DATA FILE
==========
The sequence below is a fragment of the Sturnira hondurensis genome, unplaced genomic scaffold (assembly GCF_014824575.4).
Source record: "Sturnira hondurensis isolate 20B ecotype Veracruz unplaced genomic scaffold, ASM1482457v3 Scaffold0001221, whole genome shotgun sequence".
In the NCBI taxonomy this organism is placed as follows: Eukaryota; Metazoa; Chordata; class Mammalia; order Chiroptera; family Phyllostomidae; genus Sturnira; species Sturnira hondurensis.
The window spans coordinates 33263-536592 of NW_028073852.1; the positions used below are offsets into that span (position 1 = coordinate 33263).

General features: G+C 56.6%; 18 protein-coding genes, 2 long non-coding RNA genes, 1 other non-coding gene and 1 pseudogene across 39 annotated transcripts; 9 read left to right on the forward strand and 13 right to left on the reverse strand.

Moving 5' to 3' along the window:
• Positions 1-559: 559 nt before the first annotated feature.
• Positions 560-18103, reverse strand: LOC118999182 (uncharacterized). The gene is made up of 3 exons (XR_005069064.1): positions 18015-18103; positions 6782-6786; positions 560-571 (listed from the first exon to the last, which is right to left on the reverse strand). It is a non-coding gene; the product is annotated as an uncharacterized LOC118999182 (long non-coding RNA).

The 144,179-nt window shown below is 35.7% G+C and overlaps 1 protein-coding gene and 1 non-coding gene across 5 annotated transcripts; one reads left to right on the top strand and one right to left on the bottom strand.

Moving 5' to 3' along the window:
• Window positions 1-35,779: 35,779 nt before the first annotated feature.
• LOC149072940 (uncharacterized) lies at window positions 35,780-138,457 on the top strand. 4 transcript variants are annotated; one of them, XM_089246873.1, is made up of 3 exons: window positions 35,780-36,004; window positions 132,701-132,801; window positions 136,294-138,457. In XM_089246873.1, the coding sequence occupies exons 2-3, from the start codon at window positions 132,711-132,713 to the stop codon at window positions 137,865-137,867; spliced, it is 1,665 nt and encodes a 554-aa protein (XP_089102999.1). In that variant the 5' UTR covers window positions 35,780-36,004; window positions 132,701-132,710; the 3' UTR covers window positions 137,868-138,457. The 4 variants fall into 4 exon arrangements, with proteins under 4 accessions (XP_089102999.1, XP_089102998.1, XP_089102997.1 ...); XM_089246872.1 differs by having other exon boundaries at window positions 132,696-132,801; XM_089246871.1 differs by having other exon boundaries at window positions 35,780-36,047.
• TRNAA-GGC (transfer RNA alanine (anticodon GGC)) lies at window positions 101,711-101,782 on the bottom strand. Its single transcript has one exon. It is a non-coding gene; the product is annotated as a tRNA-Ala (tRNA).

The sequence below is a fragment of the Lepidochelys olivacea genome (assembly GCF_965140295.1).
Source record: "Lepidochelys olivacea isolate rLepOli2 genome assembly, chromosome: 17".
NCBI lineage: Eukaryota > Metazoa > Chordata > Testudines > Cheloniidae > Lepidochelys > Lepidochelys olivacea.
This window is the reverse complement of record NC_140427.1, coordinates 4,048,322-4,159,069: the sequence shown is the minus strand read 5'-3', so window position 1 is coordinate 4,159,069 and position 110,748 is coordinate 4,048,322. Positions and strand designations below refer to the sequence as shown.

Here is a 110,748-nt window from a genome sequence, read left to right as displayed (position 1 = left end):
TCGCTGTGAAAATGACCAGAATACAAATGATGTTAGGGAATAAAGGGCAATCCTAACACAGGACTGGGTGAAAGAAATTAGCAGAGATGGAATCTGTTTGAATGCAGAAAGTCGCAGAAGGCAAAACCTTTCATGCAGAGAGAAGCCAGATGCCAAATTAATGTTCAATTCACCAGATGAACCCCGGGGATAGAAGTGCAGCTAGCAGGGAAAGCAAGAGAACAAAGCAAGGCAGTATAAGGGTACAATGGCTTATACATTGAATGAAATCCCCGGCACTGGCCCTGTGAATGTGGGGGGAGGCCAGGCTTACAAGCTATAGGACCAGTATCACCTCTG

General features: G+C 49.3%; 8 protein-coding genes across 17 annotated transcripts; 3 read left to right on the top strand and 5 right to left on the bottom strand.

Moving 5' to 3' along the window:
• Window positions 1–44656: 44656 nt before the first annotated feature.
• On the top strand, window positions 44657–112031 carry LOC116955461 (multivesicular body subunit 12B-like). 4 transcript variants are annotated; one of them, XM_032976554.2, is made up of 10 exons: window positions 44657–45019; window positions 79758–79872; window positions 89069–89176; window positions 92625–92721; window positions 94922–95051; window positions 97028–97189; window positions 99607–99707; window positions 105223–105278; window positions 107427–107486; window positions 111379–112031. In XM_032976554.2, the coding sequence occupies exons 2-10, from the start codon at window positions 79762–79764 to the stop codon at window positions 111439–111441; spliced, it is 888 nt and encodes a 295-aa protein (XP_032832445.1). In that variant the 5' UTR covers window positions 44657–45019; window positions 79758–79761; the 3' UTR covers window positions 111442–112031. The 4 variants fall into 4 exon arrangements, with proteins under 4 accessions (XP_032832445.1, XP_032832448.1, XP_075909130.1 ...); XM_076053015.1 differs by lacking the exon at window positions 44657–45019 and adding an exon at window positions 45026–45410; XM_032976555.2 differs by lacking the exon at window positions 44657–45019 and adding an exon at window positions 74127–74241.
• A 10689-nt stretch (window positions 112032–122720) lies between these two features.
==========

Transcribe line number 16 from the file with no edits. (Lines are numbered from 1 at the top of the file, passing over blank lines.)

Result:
NCBI lineage: Eukaryota > Metazoa > Chordata > Testudines > Cheloniidae > Lepidochelys > Lepidochelys olivacea.